This is typically one of my favorite weeks as an educator– Teacher Appreciation Week! A time when administrators and students and parents take time from their busy schedules to show love to my favorite people in the world–teachers. For one week (although is should be much longer in my humble opinion), you are showered with words and cards and gifts, reflecting the work you’ve been doing all year. But this year is different, I know. You don’t get to spend this special week with the reason you do this work–the kids. You are working remotely, trying to keep up with grades and manageable lessons and parent/student contacts. You are worried that some of your students may not be taken care of in their homes. You are trying to teach your own children while also ensuring your students get what they need as learners. This is certainly not what you signed up for when you became a teacher. We know that. Your students know that. I know this job can sometimes be difficult on a normal day, but it’s even more difficult at this time. And still–more often than not–this job is thankless, but that’s okay. Because you don’t do it for the “thanks.” And heaven knows, you certainly don’t do it for the money.
You do it for the kids.
You teach to inspire our youth and open their minds to new learning and growth. Daily, you give them mirrors, you give them windows, and you give them doors. For that, we are incredibly thankful.
Last year, I asked a group of my students to write one card to a teacher that has impacted them. And what I noticed was awesome. Students couldn’t write just one card. They came to me over and over again to get another card for another teacher…and another…and another. They asked me if they could write to teachers they had in younger grades too. It was immediately evident that teachers’ impacts lasted far beyond a single year or campus. I watched as thank you notes piled on my desk, thanking teachers for loving them when it seemed like no one else did, praising teachers for always going above and beyond for them. Not once on those cards did I see, “Thanks for teaching me math.” And nowhere did a kid say, “Thanks for teaching me English.” No. Every card revealed the real impact of teachers. Not their ability to teach the subject, but their ability to teach the student. That’s all our kiddos need from us, really. Connection. They want to know that we value them, that we see them, that we love them.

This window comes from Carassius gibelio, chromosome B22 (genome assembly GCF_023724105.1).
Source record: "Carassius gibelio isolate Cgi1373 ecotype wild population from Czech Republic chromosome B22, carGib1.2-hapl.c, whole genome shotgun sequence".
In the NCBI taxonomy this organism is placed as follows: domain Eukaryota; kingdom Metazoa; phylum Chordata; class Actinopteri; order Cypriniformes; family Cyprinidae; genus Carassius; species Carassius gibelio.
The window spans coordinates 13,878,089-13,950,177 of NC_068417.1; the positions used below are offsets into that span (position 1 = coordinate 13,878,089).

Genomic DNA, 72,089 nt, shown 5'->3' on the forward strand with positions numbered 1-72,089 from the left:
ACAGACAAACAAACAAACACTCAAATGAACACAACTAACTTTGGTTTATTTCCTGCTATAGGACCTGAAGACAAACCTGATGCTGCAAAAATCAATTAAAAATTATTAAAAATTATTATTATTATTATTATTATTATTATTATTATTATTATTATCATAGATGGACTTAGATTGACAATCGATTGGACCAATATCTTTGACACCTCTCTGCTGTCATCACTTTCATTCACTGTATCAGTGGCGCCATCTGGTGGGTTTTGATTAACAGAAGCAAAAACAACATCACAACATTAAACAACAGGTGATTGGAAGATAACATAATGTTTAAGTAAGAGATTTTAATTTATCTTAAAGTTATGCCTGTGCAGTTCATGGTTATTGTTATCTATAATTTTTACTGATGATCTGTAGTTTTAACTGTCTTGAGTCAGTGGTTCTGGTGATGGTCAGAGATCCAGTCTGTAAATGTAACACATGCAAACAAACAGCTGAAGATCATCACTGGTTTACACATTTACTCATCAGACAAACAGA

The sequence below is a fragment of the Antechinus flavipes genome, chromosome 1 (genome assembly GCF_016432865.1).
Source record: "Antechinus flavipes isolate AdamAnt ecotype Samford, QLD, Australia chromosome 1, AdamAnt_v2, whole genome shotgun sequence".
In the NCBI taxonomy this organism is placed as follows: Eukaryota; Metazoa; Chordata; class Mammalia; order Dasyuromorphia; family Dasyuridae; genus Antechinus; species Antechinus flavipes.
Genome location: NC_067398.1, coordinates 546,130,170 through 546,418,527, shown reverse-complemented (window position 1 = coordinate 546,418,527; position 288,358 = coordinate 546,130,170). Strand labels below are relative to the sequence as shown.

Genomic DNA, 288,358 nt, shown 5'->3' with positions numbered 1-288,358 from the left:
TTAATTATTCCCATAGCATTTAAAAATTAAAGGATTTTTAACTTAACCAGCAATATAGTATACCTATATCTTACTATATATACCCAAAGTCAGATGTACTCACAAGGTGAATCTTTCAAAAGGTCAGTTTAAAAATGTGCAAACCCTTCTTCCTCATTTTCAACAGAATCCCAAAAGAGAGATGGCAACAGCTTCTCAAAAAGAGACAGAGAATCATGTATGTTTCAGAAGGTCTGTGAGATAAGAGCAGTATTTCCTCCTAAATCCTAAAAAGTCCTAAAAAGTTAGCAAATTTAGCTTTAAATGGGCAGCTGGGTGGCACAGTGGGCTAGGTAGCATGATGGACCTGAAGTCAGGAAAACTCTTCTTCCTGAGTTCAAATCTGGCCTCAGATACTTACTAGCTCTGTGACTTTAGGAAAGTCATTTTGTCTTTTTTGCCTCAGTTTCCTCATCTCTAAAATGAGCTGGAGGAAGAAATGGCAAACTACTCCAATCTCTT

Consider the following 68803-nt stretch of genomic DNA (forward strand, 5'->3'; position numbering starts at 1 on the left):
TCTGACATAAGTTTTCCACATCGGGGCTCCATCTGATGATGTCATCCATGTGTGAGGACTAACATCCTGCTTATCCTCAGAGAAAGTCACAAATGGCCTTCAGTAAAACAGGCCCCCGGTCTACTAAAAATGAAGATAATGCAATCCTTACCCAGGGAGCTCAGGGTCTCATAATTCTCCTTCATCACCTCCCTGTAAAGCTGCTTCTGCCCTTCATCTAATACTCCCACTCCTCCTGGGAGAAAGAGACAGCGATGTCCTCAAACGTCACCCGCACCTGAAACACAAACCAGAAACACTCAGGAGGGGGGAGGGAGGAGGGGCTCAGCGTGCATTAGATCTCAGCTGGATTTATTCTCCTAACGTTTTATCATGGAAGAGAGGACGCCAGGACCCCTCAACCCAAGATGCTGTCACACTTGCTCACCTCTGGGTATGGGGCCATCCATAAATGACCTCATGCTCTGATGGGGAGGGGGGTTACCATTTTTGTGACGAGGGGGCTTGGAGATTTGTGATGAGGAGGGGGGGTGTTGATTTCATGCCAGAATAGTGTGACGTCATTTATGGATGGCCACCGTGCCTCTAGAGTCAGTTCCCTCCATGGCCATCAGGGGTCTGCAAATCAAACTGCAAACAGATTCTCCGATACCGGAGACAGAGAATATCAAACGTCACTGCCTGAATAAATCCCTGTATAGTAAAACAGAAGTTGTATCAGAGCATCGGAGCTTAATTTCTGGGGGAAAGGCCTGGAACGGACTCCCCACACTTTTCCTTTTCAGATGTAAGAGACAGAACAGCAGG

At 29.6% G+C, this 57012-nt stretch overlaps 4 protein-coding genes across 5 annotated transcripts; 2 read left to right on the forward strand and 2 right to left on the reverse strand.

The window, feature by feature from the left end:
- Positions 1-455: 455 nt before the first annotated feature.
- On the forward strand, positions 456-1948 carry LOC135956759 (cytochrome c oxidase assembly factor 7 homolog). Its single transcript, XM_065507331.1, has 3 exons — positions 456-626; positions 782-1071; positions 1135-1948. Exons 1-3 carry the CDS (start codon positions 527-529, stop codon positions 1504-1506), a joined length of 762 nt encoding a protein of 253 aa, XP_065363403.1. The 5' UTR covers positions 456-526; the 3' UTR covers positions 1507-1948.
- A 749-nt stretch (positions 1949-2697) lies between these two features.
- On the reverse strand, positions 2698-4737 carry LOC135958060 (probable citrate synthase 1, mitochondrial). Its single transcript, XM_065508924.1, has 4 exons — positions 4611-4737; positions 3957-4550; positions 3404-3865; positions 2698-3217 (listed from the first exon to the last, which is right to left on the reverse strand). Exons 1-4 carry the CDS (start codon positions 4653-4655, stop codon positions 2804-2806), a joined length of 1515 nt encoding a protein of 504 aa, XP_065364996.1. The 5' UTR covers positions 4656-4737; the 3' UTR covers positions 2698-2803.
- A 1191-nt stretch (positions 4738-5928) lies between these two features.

So teachers, thank you for that.
Thank you for making the somewhat uncomfortable and rapid shift to online learning so students not only continue to learn but also feel value and love.
Thank you for coming early and staying late and spending your much-needed summer vacation in professional development to ensure our students have the tools they need for success.
Thank you for learning everything you can about basketball or robots or dinosaurs or hog dogs or the Vampire Diaries because you know your kiddos enjoy those things.
Thank you for giving up hours with your own family to dedicate yourself to someone else’s kid.
Thank you for smiling when you want to cry.
Thank you for reflecting on your lessons so you can be better for next year’s students…. and the next year’s.
Thank you for listening to students who have never been able to share their voice before.
Thank you for keeping drawers of snacks and food because you know some will not eat after 3:30.
Thank you for cleaning up messes you didn’t make because you want that lesson to be more memorable than any other.
Thank you for keeping a closet of hygiene products in case a student didn’t have running water that morning…or that year.
Thank you for covering for your teaching sister so she could go to her child’s school program.
Thank you for listening to parents as their anger at the world sometimes lands on your shoulders.
Thank you for sitting in the stands and cheering on your students as they succeed on the field, especially when their own families couldn’t make it.
Thank you for comforting a group of students after losing a classmate in an extremely tragic way.
Thank you for keeping a box of pencils (that you have to refill every semester) because some students are more worried about how they will sleep with all the fighting in their home than how they will write at school.
Thank you for sharing in your student’s pain as they relive the death of a loved one.
Thank you for spending your hard-earned money so that your students could have new books or candy or incentives.
Thank you for going above and beyond your contract duties and hours to make sure your students are ready for the next day…. year….life.
Thank you for the tears you’ve shed over the joys and pains of teaching.
Thank you for the worry you carry as students leave you for summer.
Thank you for doing what’s right instead of what is popular.
Thank you for loving the lovable and the unlovable.
Thank you for being someone’s hero.